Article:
By Phil Hall | September 18, 2001

The promotional material for the short film “Boxing’s Been Good to Me” carries a quote attributed to Billy Wilder, who praises the work as a “masterpiece” and “absolutely first class!” I am not certain which Billy Wilder made this quote, but if it genuinely belongs to the great filmmaker who created “The Lost Weekend” and “The Apartment,” then it is fairly obvious to see why he has not been given an opportunity to make a film for the past 20 years.
“Boxing’s Been Good to Me” is not a masterpiece, by any stretch. It is a nicely produced but pointless student film about a severely untalented aspiring boxer who is so inept with his fists that even a child can knock him down. This is not so much of a one-joke comedy as it is a no-joke comedy.
To its credit, “Boxing’s Been Good to Me” is unusually well made for a student film, featuring exquisite 35mm cinematography by Lawrence Sher, crisp editing by Fredrick Johnson and a somewhat endearing light leading man in Adam Fitzhugh as the weakling pugilist who is totally clueless to his lack of ringside talent.
But beyond those key points, “Boxing’s Been Good to Me” mirrors the famous Gertrude Stein wisecrack about the city of Oakland: there’s no there there. The audience is literally left waiting for something to happen, but all that happens is the silly boxer gets knocked down repeatedly and then blows a chance at picking up a cute blonde in a bar by talking endlessly and aimlessly about the celebrated Ali-Foreman “Rumble in the Jungle” match. Zzzzzzzzz.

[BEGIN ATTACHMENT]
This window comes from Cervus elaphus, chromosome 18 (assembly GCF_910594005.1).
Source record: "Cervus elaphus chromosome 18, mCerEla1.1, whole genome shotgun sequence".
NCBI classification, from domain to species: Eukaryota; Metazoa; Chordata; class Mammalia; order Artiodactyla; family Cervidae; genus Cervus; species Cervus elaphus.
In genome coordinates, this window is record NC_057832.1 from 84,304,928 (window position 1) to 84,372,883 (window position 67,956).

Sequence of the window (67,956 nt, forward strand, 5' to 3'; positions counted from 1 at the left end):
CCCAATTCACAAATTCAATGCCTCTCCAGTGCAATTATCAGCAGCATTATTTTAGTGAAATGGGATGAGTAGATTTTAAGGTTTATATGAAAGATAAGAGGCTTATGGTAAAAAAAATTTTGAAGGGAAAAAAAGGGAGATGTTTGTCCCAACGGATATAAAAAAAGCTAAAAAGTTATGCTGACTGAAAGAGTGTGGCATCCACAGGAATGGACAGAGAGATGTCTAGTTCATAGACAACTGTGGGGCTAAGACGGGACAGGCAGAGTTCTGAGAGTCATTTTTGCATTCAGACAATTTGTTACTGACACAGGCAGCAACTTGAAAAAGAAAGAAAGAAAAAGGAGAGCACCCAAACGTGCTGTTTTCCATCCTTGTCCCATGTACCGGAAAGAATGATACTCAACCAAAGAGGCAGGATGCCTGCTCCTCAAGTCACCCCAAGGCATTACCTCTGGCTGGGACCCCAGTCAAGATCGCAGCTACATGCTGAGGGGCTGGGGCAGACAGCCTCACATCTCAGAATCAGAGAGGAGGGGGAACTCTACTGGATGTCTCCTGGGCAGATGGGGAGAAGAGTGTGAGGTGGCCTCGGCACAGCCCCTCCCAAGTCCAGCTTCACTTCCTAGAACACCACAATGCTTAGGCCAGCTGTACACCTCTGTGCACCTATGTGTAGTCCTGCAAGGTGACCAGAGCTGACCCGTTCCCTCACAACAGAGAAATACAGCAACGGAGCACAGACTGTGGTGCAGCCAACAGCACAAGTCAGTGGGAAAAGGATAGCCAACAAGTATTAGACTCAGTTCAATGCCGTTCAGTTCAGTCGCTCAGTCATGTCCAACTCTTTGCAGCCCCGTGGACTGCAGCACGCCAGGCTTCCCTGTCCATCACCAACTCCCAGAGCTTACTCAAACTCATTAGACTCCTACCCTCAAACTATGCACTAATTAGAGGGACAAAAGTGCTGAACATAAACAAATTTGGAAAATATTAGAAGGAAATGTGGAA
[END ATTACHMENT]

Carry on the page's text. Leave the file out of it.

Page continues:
(Boxing fans may also be a bit surprised at the lily-white boxing world depicted here and the line-up of fine-featured photogenic fighters who look more like male models than boxers. But then again, that might be expecting a bit too much for a student film.)
Actually, filmmaker Temple Brown lost a major chance here. Rather than give a copy of his film to Billy Wilder, he might have done better to give his camera to the long-inactive master and let him make a movie. Oh well…

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